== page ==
Nico Rosberg has snatched pole position from teammate Lewis Hamilton in a tense qualifying session at the Japanese Grand Prix.
Rosberg has had his nose ahead of Hamilton all weekend, but Hamilton topped the top 10 shootout after the first laps were set, heaping pressure onto his teammate for the ultimate lap of the session.
Rosberg set his final lap first with three purple sectors, but the trailing Mercedes beat the German’s first sector time, meaning little separated the pair when Hamilton rounded the final turn.
The Briton came close to stealing pole, but his lap fell short by an agonising 0.013 seconds, winning Rosberg his third consecutive pole position at Suzuka.
“Of course I‘m happy with the result in the end,” he said. “I’m feeling good, feeling comfortable, which is what allows me to put in a lap like that in the end. I’m pleased with that.
“I had a good balance on the car. It’s just putting everything together.”
Hamilton didn’t present too unhappily, perhaps in the knowledge that he won the previous two races in Japan from second place against a pole-sitting Rosberg.
“I did as well as I could,” he said. “I’m generally very happy with that, and history has shows that you don’t have to be on pole to get the win.
“It’s been a weekend of a lot of work getting the car set up right. Considering that, to be that close, I’m really happy with that.”
Rosberg will start the grand prix knowing that a win will earn him enough points to allow him to finish second for the rest of the season and still claim the title.
Mercedes is almost certain to win the constructors championship tomorrow regardless of the result; the team needs only to ensure Red Bull Racing doesn’t outscore it by more than 22 points.
Kimi Räikkönen was the fastest non-Mercedes driver after the Finn set a time just 0.3 seconds behind the Mercedes cars on the front row.
Räikkönen has looked switched on all weekend despite complaining during practice of poor balance, and he was pleasantly surprised to end up leading the second row of the grid.
“it’s pretty much the same car that we raced a week ago,” he said. “I was very positively surprised how well the car’s been behaving and how quick it’s been.
“Obviously it’s been a bit tricky to get the right balance, but it’s been pretty good. It’s not exactly what we’re looking for, but it was pretty close. It’s not too bad.”
Sebastian Vettel was 0.079 second slower than Räikkönen, but the German will serve a three-place grid penalty for his first-turn crash at last weekend’s Malaysian Grand Prix, dropping him to seventh on the grid.
Max Verstappen will be promoted to fourth after setting the fifth-quickest time good enough for a 0.062-second buffer to Red Bull Racing teammate Daniel Ricciardo.
Sergio Perez will also take a one-grid-place boost, from seventh to sixth, in his Force India.
The Mexican set the same 1 minute 31.961 second lap time as Romain Grosjean, but Vettel’s penalty slots the German between the two.
Grosjean will remain in eighth, split from his teammate Esteban Gutierrez in P10 by Nico Hülkenberg’s Force India, making the Japanese Grand Prix the first race for which Haas has qualified both cars in the top 10.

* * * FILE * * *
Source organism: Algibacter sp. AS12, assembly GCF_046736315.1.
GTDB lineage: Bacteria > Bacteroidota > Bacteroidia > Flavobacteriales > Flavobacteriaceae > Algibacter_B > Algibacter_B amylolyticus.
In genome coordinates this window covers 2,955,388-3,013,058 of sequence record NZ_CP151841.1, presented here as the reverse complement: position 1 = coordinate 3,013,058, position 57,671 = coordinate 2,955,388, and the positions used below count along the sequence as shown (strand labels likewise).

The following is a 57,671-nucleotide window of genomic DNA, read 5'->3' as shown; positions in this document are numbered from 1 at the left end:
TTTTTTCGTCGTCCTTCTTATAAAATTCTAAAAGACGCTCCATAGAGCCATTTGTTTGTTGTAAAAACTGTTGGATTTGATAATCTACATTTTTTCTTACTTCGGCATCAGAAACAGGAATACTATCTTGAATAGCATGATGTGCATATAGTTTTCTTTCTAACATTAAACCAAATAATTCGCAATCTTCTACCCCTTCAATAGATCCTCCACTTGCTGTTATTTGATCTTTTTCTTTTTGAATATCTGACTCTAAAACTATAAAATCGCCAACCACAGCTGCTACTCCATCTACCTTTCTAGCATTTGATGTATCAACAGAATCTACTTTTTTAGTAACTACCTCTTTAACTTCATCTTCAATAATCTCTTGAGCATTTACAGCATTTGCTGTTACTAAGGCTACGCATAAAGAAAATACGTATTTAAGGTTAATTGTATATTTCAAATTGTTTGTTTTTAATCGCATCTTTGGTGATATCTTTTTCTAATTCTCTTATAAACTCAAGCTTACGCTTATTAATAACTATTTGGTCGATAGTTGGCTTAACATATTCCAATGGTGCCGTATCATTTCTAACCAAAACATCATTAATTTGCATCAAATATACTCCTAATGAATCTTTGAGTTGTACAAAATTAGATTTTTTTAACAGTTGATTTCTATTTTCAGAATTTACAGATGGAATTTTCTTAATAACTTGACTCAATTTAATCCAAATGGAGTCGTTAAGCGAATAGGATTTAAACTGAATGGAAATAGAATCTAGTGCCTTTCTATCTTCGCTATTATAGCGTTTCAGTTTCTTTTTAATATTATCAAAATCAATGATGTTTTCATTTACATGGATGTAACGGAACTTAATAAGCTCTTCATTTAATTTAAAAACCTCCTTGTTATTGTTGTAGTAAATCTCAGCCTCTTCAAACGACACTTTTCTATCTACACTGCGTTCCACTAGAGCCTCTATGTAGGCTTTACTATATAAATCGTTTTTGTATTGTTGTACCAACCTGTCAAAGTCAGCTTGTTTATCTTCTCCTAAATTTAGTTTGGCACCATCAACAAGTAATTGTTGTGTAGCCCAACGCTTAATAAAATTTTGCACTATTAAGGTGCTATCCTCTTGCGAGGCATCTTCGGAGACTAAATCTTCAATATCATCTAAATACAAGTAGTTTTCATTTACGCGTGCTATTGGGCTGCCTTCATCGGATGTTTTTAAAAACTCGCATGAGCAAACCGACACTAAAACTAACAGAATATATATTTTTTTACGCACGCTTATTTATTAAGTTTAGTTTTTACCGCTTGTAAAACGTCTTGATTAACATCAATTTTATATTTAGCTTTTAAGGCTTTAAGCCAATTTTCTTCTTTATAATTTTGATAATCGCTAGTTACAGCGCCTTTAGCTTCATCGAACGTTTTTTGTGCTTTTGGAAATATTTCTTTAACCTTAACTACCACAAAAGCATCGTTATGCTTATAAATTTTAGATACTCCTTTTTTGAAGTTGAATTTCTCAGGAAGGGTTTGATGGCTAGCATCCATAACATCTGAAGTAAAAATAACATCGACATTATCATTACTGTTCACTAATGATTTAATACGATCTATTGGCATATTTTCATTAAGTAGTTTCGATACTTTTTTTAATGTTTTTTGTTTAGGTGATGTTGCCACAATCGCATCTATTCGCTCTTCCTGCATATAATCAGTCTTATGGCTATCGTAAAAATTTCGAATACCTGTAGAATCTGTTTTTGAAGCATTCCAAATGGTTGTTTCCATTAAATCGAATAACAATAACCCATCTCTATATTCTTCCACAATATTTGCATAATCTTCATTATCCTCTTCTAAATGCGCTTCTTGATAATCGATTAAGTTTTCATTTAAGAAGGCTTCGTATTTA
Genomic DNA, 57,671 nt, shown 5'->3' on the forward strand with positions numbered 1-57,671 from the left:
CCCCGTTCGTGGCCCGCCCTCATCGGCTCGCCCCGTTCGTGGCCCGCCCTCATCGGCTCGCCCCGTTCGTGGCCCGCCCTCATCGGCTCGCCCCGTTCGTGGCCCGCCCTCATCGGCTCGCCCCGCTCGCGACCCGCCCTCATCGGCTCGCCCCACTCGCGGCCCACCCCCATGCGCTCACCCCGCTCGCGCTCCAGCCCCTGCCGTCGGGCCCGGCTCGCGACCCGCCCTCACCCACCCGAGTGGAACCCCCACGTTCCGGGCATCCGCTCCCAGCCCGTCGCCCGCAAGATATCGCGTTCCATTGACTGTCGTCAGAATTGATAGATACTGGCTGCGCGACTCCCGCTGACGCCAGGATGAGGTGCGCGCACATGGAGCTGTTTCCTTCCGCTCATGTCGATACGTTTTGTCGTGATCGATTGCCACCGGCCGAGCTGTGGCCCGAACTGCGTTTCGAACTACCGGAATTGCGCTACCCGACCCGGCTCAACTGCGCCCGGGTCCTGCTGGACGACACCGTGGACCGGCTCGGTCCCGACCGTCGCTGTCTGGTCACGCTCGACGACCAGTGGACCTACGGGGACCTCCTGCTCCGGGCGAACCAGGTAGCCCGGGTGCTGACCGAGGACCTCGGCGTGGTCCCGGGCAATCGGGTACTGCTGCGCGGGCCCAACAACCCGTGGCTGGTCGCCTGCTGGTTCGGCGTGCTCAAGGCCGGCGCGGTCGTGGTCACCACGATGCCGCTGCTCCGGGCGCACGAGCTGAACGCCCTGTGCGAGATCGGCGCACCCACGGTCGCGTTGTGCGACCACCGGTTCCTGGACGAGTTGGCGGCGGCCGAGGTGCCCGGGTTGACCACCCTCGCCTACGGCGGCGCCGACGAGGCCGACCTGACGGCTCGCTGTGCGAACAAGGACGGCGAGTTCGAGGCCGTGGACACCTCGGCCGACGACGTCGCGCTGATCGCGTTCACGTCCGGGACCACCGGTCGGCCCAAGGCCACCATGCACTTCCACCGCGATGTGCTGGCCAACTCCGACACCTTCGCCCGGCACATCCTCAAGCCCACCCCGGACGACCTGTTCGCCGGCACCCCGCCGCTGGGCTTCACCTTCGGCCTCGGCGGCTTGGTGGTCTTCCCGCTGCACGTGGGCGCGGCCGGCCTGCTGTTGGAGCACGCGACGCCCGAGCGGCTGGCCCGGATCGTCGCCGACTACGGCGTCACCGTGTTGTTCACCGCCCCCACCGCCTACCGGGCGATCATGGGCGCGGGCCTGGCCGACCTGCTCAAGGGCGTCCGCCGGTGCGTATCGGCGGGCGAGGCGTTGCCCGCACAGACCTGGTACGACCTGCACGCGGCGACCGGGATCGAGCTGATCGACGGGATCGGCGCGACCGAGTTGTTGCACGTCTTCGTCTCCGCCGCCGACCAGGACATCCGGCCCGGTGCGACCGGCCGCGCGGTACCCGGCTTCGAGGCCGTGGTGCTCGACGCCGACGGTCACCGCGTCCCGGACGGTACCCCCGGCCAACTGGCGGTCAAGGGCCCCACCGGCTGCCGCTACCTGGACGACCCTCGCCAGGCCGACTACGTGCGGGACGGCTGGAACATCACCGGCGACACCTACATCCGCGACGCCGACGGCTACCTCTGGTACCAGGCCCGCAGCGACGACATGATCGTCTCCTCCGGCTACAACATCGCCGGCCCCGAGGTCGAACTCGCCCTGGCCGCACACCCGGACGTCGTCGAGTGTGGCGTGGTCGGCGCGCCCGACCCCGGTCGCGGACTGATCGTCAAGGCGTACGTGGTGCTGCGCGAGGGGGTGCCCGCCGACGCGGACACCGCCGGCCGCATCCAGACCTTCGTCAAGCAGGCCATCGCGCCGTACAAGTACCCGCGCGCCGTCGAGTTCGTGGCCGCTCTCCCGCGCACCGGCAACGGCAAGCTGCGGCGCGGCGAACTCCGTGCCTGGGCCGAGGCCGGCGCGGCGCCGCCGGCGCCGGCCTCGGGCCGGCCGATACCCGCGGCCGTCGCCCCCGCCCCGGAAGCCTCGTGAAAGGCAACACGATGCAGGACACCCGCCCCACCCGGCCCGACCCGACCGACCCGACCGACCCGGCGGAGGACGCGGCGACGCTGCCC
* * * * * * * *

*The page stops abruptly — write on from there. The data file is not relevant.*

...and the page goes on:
Nico Rosberg dominated Q2, setting a time 0.4 seconds faster than teammate Lewis Hamilton and a further tenth quicker than anyone else.
Both Mercedes cars, the nearby Ferrari cars and the slightly more distant RBR cars set just one quick lap for the session before leaving the midfield to fight for the final four Q3 places.
Williams neglected to set a first time, but neither Valtteri Bottas nor Felipe Massa managed a sufficiently competitive time at the end of the session to make the top ten; both were eliminated in P11 and P12.
Daniil Kvyat outqualified Toro Rosso teammate Carlos Sainz in thirteenth and fourteenth after the Spaniard spun his car at Spoon Curve.
Fernando Alonso qualified fifteenth in his McLaren-Honda, just ahead of Jolyon Palmer, who said he could have qualified higher for Renault had Sainz’s spin not triggered yellow flags on his fast lap.
Overnight rain dampened the track, leaving it in a condition to improve rapidly when all 22 cars embarked on qualifying laps.
The state of the circuit didn’t faze Mercedes, however, and both cars set laps on the medium tyre — the middle compound this weekend — and confidently returned to the pits for the remainder of the session.
Red Bull Racing also attempted the same tyre-saving strategy, but the team became concerned between the first and second runs that the track was developing too much grip too quickly.
As was the case for Max Verstappen in Malaysia, the RBR drivers returned to the track with soft compound tyres to complete a slow out-lap, keeping them prepared to launch into a qualifying lap should they tumble down the order.
The panic was unfounded, however, and no-one was able to improve sufficient to displace Verstappen or Daniel Ricciardo from the top 16.
Carlos Sainz, Jenson Button, Pascal Wehrlein, Esteban Ocon, Jolyon Palmer, and Marcus Ericsson were all in the drop zone in the final minutes and were forced to battle for progression.
Sainz and Button improved, but the latter enough only to promote himself back onto the elimination bubble, and a classy performance by Jolyon Palmer catapulted his Renault into the top 16 and forced Button into the bottom six.
The Briton was eliminated in Q1 for his final Japanese Grand Prix qualifying appearance ahead of Kevin Magnussen, Sauber duo Marcus Ericsson and Felipe Nasr, and Manor pair Esteban Ocon and Pascal Wehrlein.